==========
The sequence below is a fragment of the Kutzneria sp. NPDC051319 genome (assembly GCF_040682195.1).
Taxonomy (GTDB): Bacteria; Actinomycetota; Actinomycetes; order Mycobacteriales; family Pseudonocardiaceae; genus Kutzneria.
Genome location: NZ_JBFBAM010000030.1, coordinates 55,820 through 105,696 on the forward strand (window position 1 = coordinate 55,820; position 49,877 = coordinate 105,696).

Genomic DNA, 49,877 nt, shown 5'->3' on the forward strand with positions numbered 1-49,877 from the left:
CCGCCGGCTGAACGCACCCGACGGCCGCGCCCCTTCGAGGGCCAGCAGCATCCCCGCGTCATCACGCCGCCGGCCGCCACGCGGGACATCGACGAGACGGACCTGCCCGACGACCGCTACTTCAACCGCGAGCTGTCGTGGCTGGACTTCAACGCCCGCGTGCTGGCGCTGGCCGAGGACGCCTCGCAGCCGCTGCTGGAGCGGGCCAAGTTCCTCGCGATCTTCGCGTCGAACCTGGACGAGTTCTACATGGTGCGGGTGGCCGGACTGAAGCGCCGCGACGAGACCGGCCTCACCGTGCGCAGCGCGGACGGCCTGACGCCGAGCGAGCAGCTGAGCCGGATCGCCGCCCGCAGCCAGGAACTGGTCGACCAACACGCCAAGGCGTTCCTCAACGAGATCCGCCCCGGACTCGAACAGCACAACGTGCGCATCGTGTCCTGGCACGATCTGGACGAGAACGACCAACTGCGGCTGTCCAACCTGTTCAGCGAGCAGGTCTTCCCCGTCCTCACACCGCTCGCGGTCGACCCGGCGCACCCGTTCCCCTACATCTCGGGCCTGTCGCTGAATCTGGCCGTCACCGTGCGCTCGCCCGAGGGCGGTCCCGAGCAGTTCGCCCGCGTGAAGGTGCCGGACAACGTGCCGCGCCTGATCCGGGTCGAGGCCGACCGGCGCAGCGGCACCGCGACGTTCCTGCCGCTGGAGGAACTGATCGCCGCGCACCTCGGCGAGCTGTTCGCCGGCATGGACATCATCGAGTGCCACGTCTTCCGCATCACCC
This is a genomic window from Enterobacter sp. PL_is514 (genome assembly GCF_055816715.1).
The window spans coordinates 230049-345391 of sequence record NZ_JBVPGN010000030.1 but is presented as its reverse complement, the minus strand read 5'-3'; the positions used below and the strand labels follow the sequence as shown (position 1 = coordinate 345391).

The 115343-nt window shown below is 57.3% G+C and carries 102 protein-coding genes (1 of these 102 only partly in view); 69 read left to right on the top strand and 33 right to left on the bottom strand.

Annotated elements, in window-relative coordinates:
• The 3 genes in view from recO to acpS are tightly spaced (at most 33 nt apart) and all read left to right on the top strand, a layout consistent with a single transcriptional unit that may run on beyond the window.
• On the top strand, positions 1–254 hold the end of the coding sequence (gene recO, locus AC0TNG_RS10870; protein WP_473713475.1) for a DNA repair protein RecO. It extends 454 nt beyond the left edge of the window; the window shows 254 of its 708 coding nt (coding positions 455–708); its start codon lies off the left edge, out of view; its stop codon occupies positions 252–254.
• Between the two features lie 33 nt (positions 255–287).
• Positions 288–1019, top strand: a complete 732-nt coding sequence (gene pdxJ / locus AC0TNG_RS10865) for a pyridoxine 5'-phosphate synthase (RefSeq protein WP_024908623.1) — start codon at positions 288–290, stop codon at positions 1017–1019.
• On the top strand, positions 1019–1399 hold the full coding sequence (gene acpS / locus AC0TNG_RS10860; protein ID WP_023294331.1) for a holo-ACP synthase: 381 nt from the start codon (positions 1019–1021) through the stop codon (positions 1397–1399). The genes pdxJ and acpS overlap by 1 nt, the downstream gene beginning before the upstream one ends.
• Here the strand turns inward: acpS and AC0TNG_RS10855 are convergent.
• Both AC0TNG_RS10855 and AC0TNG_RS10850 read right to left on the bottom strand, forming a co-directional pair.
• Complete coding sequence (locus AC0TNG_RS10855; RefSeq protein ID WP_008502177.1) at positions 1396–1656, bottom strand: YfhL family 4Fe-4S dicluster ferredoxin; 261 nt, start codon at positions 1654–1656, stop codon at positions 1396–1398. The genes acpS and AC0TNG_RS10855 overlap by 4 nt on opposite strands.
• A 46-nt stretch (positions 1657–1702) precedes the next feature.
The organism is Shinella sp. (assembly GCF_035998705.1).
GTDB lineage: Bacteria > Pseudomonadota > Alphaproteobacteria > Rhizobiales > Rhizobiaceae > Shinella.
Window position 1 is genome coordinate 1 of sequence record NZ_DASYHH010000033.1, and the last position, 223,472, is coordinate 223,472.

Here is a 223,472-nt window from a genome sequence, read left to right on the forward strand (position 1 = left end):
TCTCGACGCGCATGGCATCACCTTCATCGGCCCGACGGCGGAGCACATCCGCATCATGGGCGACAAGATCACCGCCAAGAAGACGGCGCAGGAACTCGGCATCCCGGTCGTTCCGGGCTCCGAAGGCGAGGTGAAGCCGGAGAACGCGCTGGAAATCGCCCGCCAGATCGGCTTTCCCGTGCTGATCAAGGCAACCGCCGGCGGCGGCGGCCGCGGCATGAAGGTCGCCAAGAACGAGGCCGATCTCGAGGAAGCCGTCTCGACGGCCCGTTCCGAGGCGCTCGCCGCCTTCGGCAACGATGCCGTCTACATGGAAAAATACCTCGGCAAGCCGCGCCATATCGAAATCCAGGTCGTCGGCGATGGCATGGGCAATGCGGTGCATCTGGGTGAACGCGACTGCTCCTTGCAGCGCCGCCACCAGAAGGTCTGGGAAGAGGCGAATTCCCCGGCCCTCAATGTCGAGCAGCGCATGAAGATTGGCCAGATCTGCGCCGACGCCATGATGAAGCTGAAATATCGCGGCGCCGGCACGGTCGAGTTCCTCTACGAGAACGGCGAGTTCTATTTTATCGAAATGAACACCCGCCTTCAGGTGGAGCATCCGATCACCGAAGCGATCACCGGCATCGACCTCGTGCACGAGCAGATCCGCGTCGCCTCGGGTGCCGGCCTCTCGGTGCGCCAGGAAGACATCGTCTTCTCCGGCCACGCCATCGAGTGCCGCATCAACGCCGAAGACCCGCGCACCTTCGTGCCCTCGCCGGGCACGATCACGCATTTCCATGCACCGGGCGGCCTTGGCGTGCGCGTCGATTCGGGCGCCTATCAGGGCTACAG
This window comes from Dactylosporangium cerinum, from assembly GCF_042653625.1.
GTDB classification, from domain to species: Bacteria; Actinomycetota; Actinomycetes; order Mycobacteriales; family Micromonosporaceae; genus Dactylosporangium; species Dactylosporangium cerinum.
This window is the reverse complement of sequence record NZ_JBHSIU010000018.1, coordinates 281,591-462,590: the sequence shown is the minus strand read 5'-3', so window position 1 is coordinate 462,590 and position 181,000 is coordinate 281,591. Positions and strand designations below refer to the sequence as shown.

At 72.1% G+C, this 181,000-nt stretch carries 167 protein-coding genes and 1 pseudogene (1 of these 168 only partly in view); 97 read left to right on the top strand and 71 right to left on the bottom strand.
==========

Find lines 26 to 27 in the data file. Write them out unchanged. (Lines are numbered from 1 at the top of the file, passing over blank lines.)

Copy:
This window is the reverse complement of sequence record NZ_JBHSIU010000018.1, coordinates 281,591-462,590: the sequence shown is the minus strand read 5'-3', so window position 1 is coordinate 462,590 and position 181,000 is coordinate 281,591. Positions and strand designations below refer to the sequence as shown.

At 72.1% G+C, this 181,000-nt stretch carries 167 protein-coding genes and 1 pseudogene (1 of these 168 only partly in view); 97 read left to right on the top strand and 71 right to left on the bottom strand.